Several academic classes and extracurricular activities are being altered due to COVID-19, and those alterations are having a major impact on classes that rely on human interactions. For junior Eliana LaRosa, her Clinical class is one that has become challenging to take due to the virus. She is really involved in the class and knows all there is to know about it.
“Clinical Rotation is a class to help prospective health care students get a health care experience by rotating to different sites,” LaRosa said. “For example, we not only rotate at hospitals, but we rotate to dentistry/orthodontics offices, physical therapy/rehab, surgery centers, pharmacies, vet offices, nursing homes, etc.”
The students learn almost everything from their rotations, from general knowledge to specifics.
“We learn a variety of nurse aide skills like how to move a resident/patient, ambulating (walking), how to dress a resident/patient, how to take height/weight, etc,” LaRosa said. “Some sites also teach us site-specific skills, like at the pharmacy we will learn how to assist with customers, sort and distribute prescriptions, etc.”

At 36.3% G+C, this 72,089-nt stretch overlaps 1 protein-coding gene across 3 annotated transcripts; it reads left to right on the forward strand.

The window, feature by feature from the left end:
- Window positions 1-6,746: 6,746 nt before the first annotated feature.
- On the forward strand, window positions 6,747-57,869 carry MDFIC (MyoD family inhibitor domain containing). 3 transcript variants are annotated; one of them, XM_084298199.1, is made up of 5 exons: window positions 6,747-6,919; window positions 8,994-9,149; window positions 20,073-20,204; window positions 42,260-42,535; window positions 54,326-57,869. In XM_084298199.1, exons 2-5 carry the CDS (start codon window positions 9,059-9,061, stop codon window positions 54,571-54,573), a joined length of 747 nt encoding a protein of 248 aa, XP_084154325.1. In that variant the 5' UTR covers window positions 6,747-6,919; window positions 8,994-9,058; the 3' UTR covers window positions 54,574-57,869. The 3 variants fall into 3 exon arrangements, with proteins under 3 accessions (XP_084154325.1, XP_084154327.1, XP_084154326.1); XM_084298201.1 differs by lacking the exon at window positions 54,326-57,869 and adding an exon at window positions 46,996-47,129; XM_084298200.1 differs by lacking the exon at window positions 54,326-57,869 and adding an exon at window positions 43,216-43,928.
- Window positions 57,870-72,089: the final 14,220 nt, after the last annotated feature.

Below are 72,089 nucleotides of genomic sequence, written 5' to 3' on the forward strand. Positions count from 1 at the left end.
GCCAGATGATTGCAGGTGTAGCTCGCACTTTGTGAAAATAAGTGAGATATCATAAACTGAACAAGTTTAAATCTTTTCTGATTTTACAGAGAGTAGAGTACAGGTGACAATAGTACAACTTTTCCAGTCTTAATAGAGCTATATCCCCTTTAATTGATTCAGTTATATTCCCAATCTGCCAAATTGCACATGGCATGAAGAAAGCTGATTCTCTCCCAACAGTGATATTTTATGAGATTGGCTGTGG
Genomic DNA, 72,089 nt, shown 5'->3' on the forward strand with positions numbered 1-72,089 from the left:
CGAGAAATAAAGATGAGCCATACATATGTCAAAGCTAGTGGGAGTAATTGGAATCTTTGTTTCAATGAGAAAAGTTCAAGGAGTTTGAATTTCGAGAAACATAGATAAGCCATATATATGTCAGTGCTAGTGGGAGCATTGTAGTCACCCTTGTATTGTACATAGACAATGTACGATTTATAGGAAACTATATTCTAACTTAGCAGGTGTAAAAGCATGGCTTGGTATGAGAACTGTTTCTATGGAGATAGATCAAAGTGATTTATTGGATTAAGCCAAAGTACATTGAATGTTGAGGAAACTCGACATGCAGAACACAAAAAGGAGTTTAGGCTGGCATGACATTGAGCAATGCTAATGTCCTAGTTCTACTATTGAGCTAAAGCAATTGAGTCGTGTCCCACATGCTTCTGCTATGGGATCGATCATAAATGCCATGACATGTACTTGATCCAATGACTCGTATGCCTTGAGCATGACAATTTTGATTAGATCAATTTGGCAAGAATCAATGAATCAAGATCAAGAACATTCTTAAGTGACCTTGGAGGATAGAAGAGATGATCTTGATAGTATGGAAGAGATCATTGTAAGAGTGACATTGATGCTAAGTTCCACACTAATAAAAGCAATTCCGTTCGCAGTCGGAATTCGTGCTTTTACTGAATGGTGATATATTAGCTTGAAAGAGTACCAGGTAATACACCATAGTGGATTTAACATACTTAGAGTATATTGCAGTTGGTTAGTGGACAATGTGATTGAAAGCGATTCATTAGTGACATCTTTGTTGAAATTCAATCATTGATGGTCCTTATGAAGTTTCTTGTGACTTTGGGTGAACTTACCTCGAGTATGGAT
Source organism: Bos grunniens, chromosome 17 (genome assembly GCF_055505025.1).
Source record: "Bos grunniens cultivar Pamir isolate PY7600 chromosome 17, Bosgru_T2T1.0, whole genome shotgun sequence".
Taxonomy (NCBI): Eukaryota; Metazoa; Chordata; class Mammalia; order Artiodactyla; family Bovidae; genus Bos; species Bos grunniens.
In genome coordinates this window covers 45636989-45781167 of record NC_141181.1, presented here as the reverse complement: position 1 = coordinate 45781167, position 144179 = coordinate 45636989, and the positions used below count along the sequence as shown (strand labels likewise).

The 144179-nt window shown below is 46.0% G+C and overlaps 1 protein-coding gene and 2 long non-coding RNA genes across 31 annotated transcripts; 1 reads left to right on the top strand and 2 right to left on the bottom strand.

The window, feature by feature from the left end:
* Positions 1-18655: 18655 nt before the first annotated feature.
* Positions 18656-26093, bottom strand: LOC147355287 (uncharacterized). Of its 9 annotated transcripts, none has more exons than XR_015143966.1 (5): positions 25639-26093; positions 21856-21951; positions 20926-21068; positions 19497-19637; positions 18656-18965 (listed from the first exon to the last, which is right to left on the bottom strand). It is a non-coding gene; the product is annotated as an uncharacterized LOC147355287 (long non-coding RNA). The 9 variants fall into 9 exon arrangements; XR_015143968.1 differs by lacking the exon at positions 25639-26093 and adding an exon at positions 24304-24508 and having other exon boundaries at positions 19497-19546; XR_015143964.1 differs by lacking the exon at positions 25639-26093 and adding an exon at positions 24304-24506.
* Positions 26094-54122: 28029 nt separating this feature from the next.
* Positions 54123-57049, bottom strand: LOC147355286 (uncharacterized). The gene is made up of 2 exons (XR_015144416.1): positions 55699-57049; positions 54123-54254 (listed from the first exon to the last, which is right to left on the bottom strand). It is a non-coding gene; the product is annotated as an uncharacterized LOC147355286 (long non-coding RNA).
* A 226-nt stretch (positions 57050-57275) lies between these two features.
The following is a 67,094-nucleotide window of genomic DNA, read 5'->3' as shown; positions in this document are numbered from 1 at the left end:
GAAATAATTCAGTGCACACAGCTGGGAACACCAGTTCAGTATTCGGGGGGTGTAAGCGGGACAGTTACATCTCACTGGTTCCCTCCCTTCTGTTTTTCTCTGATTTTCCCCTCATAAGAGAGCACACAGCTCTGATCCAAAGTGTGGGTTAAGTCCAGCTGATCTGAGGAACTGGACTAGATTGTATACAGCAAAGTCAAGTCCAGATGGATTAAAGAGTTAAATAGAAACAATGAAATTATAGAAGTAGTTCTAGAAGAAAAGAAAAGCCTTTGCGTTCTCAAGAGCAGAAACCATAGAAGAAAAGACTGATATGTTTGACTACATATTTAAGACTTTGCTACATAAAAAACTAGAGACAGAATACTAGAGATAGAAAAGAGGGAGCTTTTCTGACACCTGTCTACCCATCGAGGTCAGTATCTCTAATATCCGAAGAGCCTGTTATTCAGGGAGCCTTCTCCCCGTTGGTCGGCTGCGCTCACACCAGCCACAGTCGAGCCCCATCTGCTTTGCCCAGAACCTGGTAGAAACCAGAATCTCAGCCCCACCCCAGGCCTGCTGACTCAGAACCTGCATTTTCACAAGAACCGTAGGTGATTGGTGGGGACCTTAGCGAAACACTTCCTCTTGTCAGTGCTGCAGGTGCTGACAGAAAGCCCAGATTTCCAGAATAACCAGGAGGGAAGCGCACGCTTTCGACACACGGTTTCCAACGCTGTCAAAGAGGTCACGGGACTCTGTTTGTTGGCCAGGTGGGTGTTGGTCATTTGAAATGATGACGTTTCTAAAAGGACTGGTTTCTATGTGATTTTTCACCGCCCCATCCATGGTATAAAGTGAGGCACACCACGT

Although this class is a perfect way for students to discover the health field, some rotation sites are currently going unseen this year due to COVID-19.
“Because of COVID, we are only going to secondary sites, and about 75% are welcoming students back,” LaRosa said. “Those sites include pharmacies, the Outdoor Learning Center, physical therapy, orthopedics, daycare, and optometry.”
Even with the decrease in major rotation sites, students are still getting a satisfactory learning experience.
“Our learning is still effective,” LaRosa said. “We have a textbook and procedural guidelines packet to teach us the necessary skills. Then, 1-2 days a week I come up to West for in-class practice with those skills on each other and mannequins.”
This first nine weeks with an altered learning experience had its roadblocks, but the main thing is that the Clinical rotation students of Plano West are still learning to the best of their abilities.
“It is a different learning environment than usual for sure, but if you put in the effort, you are still learning and covering everything you would in a normal school year,” LaRosa said. “Hopefully by spring we will be able to rotate at hospitals and nursing homes again if the COVID cases go down.”